A couple of romantic movie favesby Terry McLaughlin
If Omar Khayyam had lived in the age of the video rental, he might have phrased his famous lines differently: a bag of popcorn, a can of soda, and thou beside me on the sofa...watching An Affair to Remember for the tenth time.
There are few things that put me in a romantic mood--or inspire my storytelling--as effectively as a good romantic film. The Philadelphia Story, Moonstruck, Sabrina, When Harry Met Sally, While You Were Sleeping, Baby Boom, American Dreamer, Roxanne, Something's Gotta Give...I have too many favorites to list here and not enough space for the oohs and ahhs and happy sighs. If you want more recommendations, you may enjoy browsing the lists at sites such as The Romance Reader or the American Film Institute.
Two of my favorites are older films that generally aren't well known, and it's these I'd like to share with you.
Set during World War II, Father Goose takes place in the South Pacific. Cary Grant plays a curmudgeonly bum who's marooned on an island, given the code name "Mother Goose," and bribed with whiskey to watch for Japanese planes. His situation worsens when he rescues a French schoolmistress, played by Leslie Caron, and seven of her young charges--all girls. The females quickly "borrow" Grant out of his food, his clothes, his hut, and his peace of mind.
Grant and Caron engage in a battle of wills and wit that's a delight to watch (the film won an Academy Award for its clever screenplay). However, since this is a romance, the inevitable ensues:
British sailor: Sir! Mother Goose is requesting a chaplain!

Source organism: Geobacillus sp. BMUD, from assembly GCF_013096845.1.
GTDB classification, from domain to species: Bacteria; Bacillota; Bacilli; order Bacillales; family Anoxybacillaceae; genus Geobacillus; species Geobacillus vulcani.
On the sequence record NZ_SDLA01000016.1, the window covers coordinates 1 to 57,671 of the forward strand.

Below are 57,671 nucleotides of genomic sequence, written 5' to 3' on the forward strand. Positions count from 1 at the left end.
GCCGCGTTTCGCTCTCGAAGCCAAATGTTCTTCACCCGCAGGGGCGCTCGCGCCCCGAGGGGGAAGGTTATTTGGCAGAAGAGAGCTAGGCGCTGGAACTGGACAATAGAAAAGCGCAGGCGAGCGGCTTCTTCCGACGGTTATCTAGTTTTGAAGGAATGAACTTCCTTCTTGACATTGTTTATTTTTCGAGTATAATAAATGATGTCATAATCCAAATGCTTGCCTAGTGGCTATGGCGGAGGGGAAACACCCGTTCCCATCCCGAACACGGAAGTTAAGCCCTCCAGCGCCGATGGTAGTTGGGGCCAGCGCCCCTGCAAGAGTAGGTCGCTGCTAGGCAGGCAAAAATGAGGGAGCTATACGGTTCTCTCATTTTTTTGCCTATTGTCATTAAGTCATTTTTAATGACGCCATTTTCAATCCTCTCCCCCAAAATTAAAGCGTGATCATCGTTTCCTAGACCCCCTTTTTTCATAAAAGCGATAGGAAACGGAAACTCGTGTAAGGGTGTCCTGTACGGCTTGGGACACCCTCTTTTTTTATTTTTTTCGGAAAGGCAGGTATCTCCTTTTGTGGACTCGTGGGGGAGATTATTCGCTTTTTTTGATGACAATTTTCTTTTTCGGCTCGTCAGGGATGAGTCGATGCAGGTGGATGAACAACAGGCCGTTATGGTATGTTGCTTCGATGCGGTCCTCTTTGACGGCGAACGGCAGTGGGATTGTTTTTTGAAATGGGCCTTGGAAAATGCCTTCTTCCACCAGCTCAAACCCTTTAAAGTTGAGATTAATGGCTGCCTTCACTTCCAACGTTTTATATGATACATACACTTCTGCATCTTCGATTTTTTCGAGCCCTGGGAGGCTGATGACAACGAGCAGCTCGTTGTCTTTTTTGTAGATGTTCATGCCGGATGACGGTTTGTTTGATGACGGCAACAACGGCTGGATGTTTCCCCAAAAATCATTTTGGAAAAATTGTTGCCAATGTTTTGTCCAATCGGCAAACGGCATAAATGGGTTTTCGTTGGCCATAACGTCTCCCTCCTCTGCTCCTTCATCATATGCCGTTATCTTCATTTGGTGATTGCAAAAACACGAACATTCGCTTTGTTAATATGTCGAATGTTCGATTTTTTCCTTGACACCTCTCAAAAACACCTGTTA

British officer: A chaplain? Good heavens, he's killed her!
Sailor: No sir, they want to get married!
Officer: Married? Goody Two-Shoes and the Filthy Beast?
A Little Romance offers an Academy Award-winning score and settings in Paris, Verona, and Venice. This bittersweet film about first love features Laurence Olivier and Diane Lane (in her film debut). Olivier plays an elderly con man who tells a young couple about a legend: if two lovers kiss in a gondola under the Bridge of Sighs at sunset, as the bells of the campanile ring, they'll be together forever. With Olivier in tow--to get them across the border--the couple set out to make the legend true.
One of the things I like best about this film is the way the intelligent young people at the heart of the story engage in an achingly real, thought-provoking discussion about love and commitment--and about how very, very lucky they are to have found each other. I dare you to watch the magical kiss scene near the end of the movie without tearing up--just a little.
I've shared a couple of my favorites with you. Now it's your turn to share--what are your favorite romantic films?